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Lupins, was A Carthaginian feast

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  • lilinah@earthlink.net
    ... Alas, i don t own this yet... I ll have to pay a visit to the library when the sky stops falling (we re having floods here in Northern California) ... My
    Message 1 of 1 , Dec 31, 2005
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      Andrew Dalby wrote:
      >No, Romans didn't confuse lupini and phaseoli. You'll find an article
      >on lupins, with lots of references, in my /Food in the Ancient World
      >from A to Z/.

      Alas, i don't own this yet... I'll have to pay a visit to the library
      when the sky stops falling (we're having floods here in Northern
      California)

      >My impression is that they were a little better than
      >starvation food, but certainly Vergil called them tristis lupinus =
      >sad lupin! They had to be cooked thoroughly to get rid of their
      >bitterness.

      My understanding was that they could also be somewhat poisonous.

      >We can sometimes get conserved ready-to-eat lupins at markets in
      >central France (quite possibly they come from Italy) from the same
      >people who sell us olives, pruneaux d'Agen, etc.

      I have found bottled lupins in markets here, too, although i'm rather
      farther from the source :-) I have not yet tried them, but i'll be
      preparing some Medieval Italian food in 2006, so the opportunity may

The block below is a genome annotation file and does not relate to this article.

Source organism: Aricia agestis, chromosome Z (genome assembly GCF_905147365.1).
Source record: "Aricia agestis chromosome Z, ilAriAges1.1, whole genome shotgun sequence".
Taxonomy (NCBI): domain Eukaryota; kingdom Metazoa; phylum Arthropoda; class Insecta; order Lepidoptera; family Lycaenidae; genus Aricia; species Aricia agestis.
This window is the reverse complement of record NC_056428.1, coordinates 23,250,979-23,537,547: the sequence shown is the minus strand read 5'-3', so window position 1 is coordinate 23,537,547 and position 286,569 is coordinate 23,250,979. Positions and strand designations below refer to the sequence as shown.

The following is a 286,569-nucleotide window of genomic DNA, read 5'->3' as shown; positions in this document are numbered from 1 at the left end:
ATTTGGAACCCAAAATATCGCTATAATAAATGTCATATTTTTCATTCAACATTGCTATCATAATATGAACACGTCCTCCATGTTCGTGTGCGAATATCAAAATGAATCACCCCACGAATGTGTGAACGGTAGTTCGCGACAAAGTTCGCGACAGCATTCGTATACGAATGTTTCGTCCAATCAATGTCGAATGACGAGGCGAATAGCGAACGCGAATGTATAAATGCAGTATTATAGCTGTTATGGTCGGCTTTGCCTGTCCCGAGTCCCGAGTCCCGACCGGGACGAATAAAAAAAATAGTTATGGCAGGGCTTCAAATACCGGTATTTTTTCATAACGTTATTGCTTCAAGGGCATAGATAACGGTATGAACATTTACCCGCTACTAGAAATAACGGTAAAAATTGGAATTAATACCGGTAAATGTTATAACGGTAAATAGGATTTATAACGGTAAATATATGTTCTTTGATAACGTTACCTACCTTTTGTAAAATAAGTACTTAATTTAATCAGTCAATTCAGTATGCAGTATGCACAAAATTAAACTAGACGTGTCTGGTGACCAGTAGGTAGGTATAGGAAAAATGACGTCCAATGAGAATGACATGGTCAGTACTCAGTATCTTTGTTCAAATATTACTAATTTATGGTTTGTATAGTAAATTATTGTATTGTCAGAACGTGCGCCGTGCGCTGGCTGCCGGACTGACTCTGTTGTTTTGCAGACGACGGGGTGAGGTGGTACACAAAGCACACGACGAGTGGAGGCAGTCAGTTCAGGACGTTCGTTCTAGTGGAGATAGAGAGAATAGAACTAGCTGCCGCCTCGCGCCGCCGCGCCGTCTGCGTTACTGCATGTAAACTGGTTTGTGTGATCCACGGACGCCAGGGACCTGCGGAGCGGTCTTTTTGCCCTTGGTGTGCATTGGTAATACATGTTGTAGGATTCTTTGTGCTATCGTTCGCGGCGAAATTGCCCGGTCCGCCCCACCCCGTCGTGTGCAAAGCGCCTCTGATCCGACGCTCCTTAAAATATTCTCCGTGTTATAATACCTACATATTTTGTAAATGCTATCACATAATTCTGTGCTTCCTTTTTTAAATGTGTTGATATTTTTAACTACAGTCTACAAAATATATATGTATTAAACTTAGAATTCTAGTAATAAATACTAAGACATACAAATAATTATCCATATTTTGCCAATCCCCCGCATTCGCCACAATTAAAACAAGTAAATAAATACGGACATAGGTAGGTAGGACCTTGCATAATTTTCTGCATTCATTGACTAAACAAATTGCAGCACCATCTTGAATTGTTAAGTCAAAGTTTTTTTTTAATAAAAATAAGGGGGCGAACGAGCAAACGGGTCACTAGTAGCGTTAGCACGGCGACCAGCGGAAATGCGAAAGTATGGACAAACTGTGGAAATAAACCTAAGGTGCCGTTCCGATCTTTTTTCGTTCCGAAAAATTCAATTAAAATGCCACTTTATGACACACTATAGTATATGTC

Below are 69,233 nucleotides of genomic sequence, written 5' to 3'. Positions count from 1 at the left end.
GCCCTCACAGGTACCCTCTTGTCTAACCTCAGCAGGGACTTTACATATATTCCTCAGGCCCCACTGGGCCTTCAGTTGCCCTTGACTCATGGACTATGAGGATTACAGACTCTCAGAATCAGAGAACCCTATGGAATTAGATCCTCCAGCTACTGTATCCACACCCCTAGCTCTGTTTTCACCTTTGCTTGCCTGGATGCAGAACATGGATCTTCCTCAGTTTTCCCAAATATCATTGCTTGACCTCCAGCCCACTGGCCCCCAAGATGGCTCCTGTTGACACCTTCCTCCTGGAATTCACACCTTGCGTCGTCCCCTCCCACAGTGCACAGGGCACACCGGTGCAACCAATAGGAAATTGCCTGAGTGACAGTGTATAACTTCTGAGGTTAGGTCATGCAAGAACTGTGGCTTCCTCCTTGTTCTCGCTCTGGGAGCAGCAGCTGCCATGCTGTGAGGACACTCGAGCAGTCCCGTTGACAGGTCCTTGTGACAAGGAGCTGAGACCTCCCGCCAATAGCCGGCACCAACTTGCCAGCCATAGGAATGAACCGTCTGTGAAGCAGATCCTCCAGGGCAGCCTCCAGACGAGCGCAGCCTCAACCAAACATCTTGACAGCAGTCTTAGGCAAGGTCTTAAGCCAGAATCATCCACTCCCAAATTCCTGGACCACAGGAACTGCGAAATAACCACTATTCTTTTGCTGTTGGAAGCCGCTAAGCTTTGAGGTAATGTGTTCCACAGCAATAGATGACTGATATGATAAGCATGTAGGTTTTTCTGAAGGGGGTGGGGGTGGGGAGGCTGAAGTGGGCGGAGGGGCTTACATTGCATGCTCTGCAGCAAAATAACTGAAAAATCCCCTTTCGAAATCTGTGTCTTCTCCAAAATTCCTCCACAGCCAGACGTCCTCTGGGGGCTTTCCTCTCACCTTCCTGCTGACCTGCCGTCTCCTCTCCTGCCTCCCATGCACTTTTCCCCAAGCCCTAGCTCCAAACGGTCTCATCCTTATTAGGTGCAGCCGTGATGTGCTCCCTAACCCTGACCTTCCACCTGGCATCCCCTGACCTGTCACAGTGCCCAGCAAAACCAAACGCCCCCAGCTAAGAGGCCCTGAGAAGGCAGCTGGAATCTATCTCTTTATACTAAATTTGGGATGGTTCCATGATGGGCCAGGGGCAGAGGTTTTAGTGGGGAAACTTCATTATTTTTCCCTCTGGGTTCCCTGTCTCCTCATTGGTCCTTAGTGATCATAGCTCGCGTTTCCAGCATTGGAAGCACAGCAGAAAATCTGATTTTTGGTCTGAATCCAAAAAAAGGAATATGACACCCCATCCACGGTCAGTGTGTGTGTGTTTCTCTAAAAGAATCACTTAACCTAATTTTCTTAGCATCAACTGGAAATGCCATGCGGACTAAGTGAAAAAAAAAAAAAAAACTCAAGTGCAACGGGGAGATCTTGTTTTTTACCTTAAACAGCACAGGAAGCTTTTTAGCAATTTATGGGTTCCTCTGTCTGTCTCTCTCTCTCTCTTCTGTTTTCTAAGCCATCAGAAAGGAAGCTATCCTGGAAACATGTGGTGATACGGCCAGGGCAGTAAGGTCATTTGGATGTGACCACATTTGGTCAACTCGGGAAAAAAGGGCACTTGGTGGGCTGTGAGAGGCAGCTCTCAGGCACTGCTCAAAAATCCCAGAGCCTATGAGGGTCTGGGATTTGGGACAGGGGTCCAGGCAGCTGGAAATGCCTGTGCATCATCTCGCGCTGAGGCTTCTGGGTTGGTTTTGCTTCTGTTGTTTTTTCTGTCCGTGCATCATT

arise.

      As an aside, it was in an open air market in Grasse where i learned
      to love olives. I'd only been exposed to rubbery, tasteless, canned
      black olives and the occasional bottled pimiento-stuffed green olive,
      and had not liked them. The amazing array of olives, both kinds and
      the quality, changed my opinion. Fortunately, there are some pretty
      good olives (not bottled or canned) available here in California.

      >I'm surprised, Anahita, that you say they are not
      >the same as the Latin lupini -- I haven't yet seen a reason to think
      >that the name lupini has somehow got switched to a different species.
      >The flavour and texture seem to me quite distinct from those of kidney
      >beans etc. Any firm evidence?

      No firm evidence, rather, word of mouth. A friend of mine told me
      many months ago when we were working on a translation of a 14th c.
      Tuscan cookbook (she did most of the work - i did editing,
      proofreading and correcting...) that most modern lupini and lupin
      beans are not the same thing, and that the name had been transferred.
      She has lived for a brief time in Italy, is a Classics scholar, is a
      gourmet cook, and enjoys cooking Ancient and Medieval food, so i
      trusted her. She and i can discuss this again... I'm not much of a
      botanist, and i have a black thumb, so experimenting with growing my
      own is unlikely to succeed. But i welcome the opportunity to do more
      research.

      Anahita
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